[0015] In addition to one or more of the features described above, or as an alternative, further embodiments of the system may include that the stress on the first motor winding is based on at least one of: a mission profile, a duration of time, the phase current, a voltage applied to the first winding, a dv/dt of the voltage applied to the first winding, a dv/dt over time, and a voltage in an inverter of the motor controller.

[0016] Also described herein, in another embodiment is a method extending winding life in an electric motor driven by an inverter. The method includes directing, by a motor controller, a first phase current through a first end of a first winding of the electric motor, and connecting a second end of the first winding to a second common point, and re-directing, by a motor controller, the first phase current through the second end of a first winding of the electric motor and connecting the first end of the first winding to a first common point, under selected conditions.

[0017] In addition to one or more of the features described above, or as an alternative, further embodiments of the method may include that the electric motor is a multiphase electric machine and the phase lead corresponds to a first phase of a plurality of phases.

[0018] In addition to one or more of the features described above, or as an alternative, further embodiments of the method may include directing, by a motor controller, a second phase current through a first end of a second winding of the electric motor, and connecting a second end of the second winding to the second common point.

[0019] In addition to one or more of the features described above, or as an alternative, further embodiments of the method may include directing, by a motor controller, the second phase current through the second end of a second winding of the electric motor and connecting the first end of the second winding to the first common point if the stress determined exceeds the first selected threshold.

[0020] In addition to one or more of the features described above, or as an alternative, further embodiments of the method may include measuring the first phase current with a first current sensor operably connected to the first phase lead, the current sensor operable to provide a first phase current signal to the motor controller.

[0021] In addition to one or more of the features described above, or as an alternative, further embodiments of the method may include that the selected conditions include a stress on the first winding of the motor.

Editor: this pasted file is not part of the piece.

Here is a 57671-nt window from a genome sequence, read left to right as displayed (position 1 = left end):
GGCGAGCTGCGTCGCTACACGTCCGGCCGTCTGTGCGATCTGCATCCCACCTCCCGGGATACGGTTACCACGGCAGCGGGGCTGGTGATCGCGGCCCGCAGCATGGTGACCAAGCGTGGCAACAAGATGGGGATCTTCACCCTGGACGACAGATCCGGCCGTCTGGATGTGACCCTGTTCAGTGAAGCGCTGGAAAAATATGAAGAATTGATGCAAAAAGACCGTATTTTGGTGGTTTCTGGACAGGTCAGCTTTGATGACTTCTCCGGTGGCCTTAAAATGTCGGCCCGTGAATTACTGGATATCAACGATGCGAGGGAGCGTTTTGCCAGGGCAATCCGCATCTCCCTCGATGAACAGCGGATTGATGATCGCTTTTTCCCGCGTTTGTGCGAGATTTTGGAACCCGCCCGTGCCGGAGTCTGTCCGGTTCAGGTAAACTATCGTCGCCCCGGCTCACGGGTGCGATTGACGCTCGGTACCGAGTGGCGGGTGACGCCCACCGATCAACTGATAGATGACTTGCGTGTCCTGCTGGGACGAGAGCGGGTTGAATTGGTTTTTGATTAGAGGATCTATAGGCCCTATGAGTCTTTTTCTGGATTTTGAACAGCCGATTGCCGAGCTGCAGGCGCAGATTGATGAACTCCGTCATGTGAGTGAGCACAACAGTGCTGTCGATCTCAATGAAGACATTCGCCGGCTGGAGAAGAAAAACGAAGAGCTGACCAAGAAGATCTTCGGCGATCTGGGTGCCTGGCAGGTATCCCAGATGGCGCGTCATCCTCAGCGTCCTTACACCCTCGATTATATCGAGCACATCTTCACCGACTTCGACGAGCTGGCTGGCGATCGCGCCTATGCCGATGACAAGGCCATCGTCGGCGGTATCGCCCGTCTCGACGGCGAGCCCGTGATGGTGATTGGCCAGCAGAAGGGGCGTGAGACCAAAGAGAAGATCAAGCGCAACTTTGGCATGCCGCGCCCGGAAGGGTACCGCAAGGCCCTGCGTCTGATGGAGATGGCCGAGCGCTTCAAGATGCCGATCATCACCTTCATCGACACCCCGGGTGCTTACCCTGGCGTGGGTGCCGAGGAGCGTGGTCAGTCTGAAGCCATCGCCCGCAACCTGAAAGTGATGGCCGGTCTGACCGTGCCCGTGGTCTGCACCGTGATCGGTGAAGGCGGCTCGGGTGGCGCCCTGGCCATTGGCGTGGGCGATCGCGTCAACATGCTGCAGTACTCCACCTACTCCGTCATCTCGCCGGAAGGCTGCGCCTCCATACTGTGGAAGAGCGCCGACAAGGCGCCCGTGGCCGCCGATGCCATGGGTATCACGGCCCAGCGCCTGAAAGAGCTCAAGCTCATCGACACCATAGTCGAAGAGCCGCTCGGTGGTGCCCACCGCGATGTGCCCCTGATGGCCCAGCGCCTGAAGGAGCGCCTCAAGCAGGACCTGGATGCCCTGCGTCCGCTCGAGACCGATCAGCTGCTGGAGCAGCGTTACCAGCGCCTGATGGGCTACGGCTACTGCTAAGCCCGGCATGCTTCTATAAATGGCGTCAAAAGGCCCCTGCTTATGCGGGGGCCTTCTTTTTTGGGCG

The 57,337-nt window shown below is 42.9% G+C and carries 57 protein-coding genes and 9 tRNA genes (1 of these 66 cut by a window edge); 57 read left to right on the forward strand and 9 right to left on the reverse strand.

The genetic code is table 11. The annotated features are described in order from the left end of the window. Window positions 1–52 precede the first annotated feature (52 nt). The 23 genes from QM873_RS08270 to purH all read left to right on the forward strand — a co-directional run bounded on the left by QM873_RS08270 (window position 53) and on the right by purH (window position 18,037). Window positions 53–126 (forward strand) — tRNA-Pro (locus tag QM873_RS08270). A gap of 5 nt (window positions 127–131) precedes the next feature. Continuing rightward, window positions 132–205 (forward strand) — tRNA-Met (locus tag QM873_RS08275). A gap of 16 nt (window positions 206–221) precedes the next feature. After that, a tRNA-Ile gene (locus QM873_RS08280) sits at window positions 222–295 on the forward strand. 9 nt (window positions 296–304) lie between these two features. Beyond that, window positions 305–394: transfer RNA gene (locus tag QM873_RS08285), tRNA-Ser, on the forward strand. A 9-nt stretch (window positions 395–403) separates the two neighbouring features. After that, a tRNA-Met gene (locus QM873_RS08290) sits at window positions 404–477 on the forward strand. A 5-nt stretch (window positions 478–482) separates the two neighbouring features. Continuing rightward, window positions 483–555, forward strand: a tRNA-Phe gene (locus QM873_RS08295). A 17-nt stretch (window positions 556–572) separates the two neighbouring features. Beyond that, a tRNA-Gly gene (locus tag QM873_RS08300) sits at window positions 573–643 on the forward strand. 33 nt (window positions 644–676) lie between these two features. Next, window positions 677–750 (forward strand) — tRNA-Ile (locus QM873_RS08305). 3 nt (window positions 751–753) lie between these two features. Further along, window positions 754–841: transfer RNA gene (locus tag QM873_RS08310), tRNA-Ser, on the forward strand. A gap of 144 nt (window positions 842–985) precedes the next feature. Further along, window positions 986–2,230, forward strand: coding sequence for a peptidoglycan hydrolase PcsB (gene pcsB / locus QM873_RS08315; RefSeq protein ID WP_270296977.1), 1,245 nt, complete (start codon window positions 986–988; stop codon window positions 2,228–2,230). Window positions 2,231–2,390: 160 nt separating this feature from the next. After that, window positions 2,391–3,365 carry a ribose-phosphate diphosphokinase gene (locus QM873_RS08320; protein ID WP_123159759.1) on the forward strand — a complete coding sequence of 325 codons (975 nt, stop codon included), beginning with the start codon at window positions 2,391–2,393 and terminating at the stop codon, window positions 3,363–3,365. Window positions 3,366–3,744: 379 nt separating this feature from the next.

[0022] In addition to one or more of the features described above, or as an alternative, further embodiments of the method may include determining a stress on the first winding associated with the first phase current, and determining if the stress exceeds a first selected threshold, wherein the redirecting is based on the stress exceeding the selected threshold.

[0023] In addition to one or more of the features described above, or as an alternative, further embodiments of the method may include that the stress on the first motor winding is based on at least one of: a mission profile, a duration of time, the phase current, a voltage applied to the first winding, a dv/dt of the voltage applied to the first winding, a dv/dt over time, and a voltage in an inverter of the motor controller.

[0024] In addition to one or more of the features described above, or as an alternative, further embodiments of the method may include that the stress is based on the duration in the phase current is applied to the first winding.

[0025] The foregoing features and elements may be combined in various combinations without exclusivity, unless expressly indicated otherwise. These features and elements as well as the operation thereof will become more apparent in light of the following description and the accompanying drawings. It should be understood, however, that the following description and drawings are intended to be illustrative and explanatory in nature and non-limiting.

BRIEF DESCRIPTION OF THE DRAWINGS